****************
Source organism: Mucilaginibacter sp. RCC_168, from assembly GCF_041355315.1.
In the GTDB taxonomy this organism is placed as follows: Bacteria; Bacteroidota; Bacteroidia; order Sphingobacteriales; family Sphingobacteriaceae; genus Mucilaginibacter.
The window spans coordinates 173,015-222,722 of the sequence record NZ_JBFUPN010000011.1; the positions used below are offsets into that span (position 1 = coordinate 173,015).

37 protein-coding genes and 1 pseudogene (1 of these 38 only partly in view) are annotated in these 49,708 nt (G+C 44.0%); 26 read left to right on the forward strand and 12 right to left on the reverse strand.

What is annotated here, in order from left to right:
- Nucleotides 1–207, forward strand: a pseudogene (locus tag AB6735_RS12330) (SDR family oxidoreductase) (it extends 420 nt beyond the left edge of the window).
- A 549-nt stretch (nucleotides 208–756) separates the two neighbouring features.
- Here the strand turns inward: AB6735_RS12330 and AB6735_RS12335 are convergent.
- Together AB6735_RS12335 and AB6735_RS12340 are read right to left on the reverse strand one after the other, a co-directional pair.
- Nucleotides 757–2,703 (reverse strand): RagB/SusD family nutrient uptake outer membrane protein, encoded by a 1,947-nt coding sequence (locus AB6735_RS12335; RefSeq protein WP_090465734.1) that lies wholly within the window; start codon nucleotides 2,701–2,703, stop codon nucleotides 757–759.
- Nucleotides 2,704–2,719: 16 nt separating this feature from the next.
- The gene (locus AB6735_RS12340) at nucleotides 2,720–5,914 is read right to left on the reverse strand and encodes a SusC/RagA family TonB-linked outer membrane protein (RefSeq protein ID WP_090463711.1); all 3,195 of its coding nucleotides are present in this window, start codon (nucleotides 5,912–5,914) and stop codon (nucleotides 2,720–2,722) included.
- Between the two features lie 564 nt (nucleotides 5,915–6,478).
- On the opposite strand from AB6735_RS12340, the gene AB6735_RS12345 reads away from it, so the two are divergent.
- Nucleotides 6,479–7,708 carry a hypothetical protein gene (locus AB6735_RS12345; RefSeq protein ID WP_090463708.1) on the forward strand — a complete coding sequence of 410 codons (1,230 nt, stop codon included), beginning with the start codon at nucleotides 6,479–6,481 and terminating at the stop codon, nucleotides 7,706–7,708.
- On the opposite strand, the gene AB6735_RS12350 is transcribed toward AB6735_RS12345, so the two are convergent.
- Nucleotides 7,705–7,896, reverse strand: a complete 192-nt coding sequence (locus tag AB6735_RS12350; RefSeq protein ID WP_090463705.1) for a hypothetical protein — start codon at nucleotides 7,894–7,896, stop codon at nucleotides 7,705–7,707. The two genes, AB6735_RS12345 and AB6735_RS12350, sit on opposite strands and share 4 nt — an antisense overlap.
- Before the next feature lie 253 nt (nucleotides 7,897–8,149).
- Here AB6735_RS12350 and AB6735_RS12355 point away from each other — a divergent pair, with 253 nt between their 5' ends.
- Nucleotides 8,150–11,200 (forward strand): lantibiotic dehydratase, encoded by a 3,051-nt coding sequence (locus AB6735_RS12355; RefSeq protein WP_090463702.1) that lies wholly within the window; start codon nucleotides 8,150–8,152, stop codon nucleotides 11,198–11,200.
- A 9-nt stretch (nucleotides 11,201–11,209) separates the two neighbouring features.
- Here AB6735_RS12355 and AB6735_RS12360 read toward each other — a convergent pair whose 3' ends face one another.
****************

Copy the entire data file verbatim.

Source organism: Mucilaginibacter sp. RCC_168, from assembly GCF_041355315.1.
In the GTDB taxonomy this organism is placed as follows: Bacteria; Bacteroidota; Bacteroidia; order Sphingobacteriales; family Sphingobacteriaceae; genus Mucilaginibacter.
The window spans coordinates 173,015-222,722 of the sequence record NZ_JBFUPN010000011.1; the positions used below are offsets into that span (position 1 = coordinate 173,015).

37 protein-coding genes and 1 pseudogene (1 of these 38 only partly in view) are annotated in these 49,708 nt (G+C 44.0%); 26 read left to right on the forward strand and 12 right to left on the reverse strand.

What is annotated here, in order from left to right:
- Nucleotides 1–207, forward strand: a pseudogene (locus tag AB6735_RS12330) (SDR family oxidoreductase) (it extends 420 nt beyond the left edge of the window).
- A 549-nt stretch (nucleotides 208–756) separates the two neighbouring features.
- Here the strand turns inward: AB6735_RS12330 and AB6735_RS12335 are convergent.
- Together AB6735_RS12335 and AB6735_RS12340 are read right to left on the reverse strand one after the other, a co-directional pair.
- Nucleotides 757–2,703 (reverse strand): RagB/SusD family nutrient uptake outer membrane protein, encoded by a 1,947-nt coding sequence (locus AB6735_RS12335; RefSeq protein WP_090465734.1) that lies wholly within the window; start codon nucleotides 2,701–2,703, stop codon nucleotides 757–759.
- Nucleotides 2,704–2,719: 16 nt separating this feature from the next.
- The gene (locus AB6735_RS12340) at nucleotides 2,720–5,914 is read right to left on the reverse strand and encodes a SusC/RagA family TonB-linked outer membrane protein (RefSeq protein ID WP_090463711.1); all 3,195 of its coding nucleotides are present in this window, start codon (nucleotides 5,912–5,914) and stop codon (nucleotides 2,720–2,722) included.
- Between the two features lie 564 nt (nucleotides 5,915–6,478).
- On the opposite strand from AB6735_RS12340, the gene AB6735_RS12345 reads away from it, so the two are divergent.
- Nucleotides 6,479–7,708 carry a hypothetical protein gene (locus AB6735_RS12345; RefSeq protein ID WP_090463708.1) on the forward strand — a complete coding sequence of 410 codons (1,230 nt, stop codon included), beginning with the start codon at nucleotides 6,479–6,481 and terminating at the stop codon, nucleotides 7,706–7,708.
- On the opposite strand, the gene AB6735_RS12350 is transcribed toward AB6735_RS12345, so the two are convergent.
- Nucleotides 7,705–7,896, reverse strand: a complete 192-nt coding sequence (locus tag AB6735_RS12350; RefSeq protein ID WP_090463705.1) for a hypothetical protein — start codon at nucleotides 7,894–7,896, stop codon at nucleotides 7,705–7,707. The two genes, AB6735_RS12345 and AB6735_RS12350, sit on opposite strands and share 4 nt — an antisense overlap.
- Before the next feature lie 253 nt (nucleotides 7,897–8,149).
- Here AB6735_RS12350 and AB6735_RS12355 point away from each other — a divergent pair, with 253 nt between their 5' ends.
- Nucleotides 8,150–11,200 (forward strand): lantibiotic dehydratase, encoded by a 3,051-nt coding sequence (locus AB6735_RS12355; RefSeq protein WP_090463702.1) that lies wholly within the window; start codon nucleotides 8,150–8,152, stop codon nucleotides 11,198–11,200.
- A 9-nt stretch (nucleotides 11,201–11,209) separates the two neighbouring features.
- Here AB6735_RS12355 and AB6735_RS12360 read toward each other — a convergent pair whose 3' ends face one another.